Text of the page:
Just over 24 hours from the July 31 non-waiver trade deadline, the Los Angeles Dodgers figure to be one of the more active teams. The club is believed to be confident in their ability to trade for an ace-caliber starting pitcher, but reportedly are focused on addressing the bullpen.
The Dodgers’ search for a reliever is on a left-hander to pair with Kenley Jansen for late-game situations. Los Angeles has been casually linked to lesser arms such as New York Mets setup man Addison Reed and the Toronto Blue Jays’ Francisco Liriano, but their attention appears to be on bigger names.
Among some options the Dodgers reportedly are considering are the Baltimore Orioles’ Zach Britton, Detroit Tigers closer Justin Wilson and the San Diego Padres’ Brad Hand.
Britton, a free agent at the end of 2018, is by far the most accomplished reliever being shopped. But there are plenty of red flags that may prevent the Dodgers from seriously pursuing him.
The 29-year-old, when healthy, is among baseball’s best closers. From 2015-16, Britton posted the lowest ERA among qualified relievers (1.22), with 83 saves and ranked fifth in WAR at 4.6 (FanGraphs) — right behind Jansen’s 4.9 mark.
Unfortunately for Britton, his numbers have taken a step back this season because of a lingering forearm strain that landed him on the disabled list two separate instances during the first half.
In just 18.1 innings, he’s stilled pitched to a respectable 3.44 ERA and 2.93 FIP with an unsettling 1.80 WHIP — mainly because of his career-high 12.3 hits per nine ratio that’s largely due to an unsustainable .410 BABIP.
Not only that, but Britton hasn’t pitched on back-to-back days since the middle of April, which is concerning to say the least. On a more positive note, Britton has continued to limit the home run ball better than any reliever in the Majors. He has yet to allow a homer this season after yielding just one in 2016.
Perhaps the Dodgers are confident Britton is healthy again and his numbers will eventually skew back to normal. Along with Los Angeles, the Houston Astros and Washington Nationals are among the top suitors for Britton’s services.
The Orioles, motivated to sell, are likely holding out for a top prospect in a trade for Britton. It’s unclear though, given his health issues this year, if any team is willing to pay the steep price for the two-time All-Star.
If acquired, Britton and Jansen, on paper at least, would form one of the best late-inning duos that the sport has ever seen.
Another American League club looking to sell is the Tigers, who have some of the more intriguing trade chips in the league. While a trade for Justin Verlander remains unlikely because of his salary, there is plenty of competition for Wilson.
The longtime left-handed specialist, now in a closing role for the first time in his career, owns a 2.68 ERA and 3.22 FIP in 40.1 innings this season with 12 saves and a personal-best 35 percent strikeout rate.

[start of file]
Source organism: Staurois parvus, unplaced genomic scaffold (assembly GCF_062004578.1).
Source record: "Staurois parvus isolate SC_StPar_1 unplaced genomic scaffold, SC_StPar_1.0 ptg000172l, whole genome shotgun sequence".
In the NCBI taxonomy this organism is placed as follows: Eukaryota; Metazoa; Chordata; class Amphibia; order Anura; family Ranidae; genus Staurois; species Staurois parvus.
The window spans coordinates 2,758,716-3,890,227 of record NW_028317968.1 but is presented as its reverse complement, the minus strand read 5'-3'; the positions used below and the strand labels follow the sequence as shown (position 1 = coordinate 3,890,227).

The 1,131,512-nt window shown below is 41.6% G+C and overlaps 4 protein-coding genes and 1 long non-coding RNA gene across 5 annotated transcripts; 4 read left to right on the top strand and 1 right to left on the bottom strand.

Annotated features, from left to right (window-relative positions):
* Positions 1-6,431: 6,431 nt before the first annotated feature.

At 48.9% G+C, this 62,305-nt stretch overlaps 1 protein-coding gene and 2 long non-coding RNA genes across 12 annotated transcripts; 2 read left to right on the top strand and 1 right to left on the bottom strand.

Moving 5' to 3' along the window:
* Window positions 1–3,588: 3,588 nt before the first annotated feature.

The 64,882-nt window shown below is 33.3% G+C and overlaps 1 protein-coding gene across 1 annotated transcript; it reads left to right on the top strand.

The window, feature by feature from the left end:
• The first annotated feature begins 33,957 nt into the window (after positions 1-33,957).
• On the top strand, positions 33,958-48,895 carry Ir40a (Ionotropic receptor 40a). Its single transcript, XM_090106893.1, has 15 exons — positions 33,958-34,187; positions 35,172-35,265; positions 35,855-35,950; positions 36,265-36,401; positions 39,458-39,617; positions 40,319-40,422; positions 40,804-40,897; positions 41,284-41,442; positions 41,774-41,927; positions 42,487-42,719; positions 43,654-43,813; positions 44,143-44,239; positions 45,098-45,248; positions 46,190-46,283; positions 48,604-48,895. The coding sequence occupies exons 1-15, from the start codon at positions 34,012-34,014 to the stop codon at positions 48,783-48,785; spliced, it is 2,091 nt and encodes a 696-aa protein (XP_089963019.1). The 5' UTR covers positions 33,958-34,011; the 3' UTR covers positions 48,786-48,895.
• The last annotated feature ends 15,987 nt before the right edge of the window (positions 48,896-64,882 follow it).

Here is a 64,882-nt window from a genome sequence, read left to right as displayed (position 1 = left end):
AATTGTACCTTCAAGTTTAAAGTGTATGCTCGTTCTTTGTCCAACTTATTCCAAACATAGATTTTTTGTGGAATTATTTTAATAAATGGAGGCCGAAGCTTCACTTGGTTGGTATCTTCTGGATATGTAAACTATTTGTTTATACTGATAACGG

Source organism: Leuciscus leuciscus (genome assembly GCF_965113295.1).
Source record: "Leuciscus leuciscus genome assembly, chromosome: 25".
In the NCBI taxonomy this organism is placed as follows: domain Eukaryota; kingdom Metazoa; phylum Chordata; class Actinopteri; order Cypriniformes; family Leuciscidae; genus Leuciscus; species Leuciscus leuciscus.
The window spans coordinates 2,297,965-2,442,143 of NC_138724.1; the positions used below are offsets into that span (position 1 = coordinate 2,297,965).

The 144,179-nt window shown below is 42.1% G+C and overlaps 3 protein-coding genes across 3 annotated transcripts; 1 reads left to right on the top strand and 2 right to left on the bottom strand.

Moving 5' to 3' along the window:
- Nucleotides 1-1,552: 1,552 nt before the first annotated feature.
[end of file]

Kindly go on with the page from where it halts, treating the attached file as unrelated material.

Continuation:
With the platoon advantage, Wilson has held left-handed hitters to a superb .214/.267/.366 slash line. More impressively, right-handed batters are only hitting .131/.232/.303 against Wilson this season — making him that much more valuable in high-leverage situations.
Wilson, under team control through the 2018 season, probably won’t cost as much as Britton, but there are many more teams in demand for him with Britton’s health being a question. If the Dodgers miss out on Britton, they could turn their attention to Wilson as an alternative.
The remaining elite southpaw of the trio is Hand, who’s quietly established himself as one of the game’s best left-handed specialists.
In 54 innings this season, Hand has posted an even 2.00 ERA, 2.52 FIP and 0.96 WHIP with a career-high 11.67 strikeouts per nine — en route to his first All-Star selection.
The 27-year-old has limited left-handed batters to a .172/.284/.328 batting line, and his showing against right-handed hitters is equally as good (.206/.257/.284).
Though the Dodgers and Padres are in the same division, deals between the two clubs aren’t out of the ordinary. In 2014, the Dodgers and Padres pulled off the biggest blockbuster of the offseason with Matt Kemp and Yasmani Grandal switching uniforms.
However, the Padres appear to have set an exorbitant cost for their left-hander. They are believed to have initially asked the Dodgers for Alex Verdugo in any deal for Hand.
An executive added that the Padres’ asking price is similar of what the Dodgers would request in a trade for Clayton Kershaw.
On Saturday, San Diego reportedly scouted the Dodgers’ High-A Rancho Cucamonga affiliate. One name that stands out is 18-year-old Keibert Ruiz, one of the fastest rising catching prospects in the system.
Whether the Dodgers are comfortable in dealing Ruiz, or any top prospect, remains to be seen, but the club has plenty of options and won’t be pressured to make a deal.
It’s a buyer’s market for relievers, and if the Dodgers are patient enough, they’ll likely find a bargain when it’s all said and done.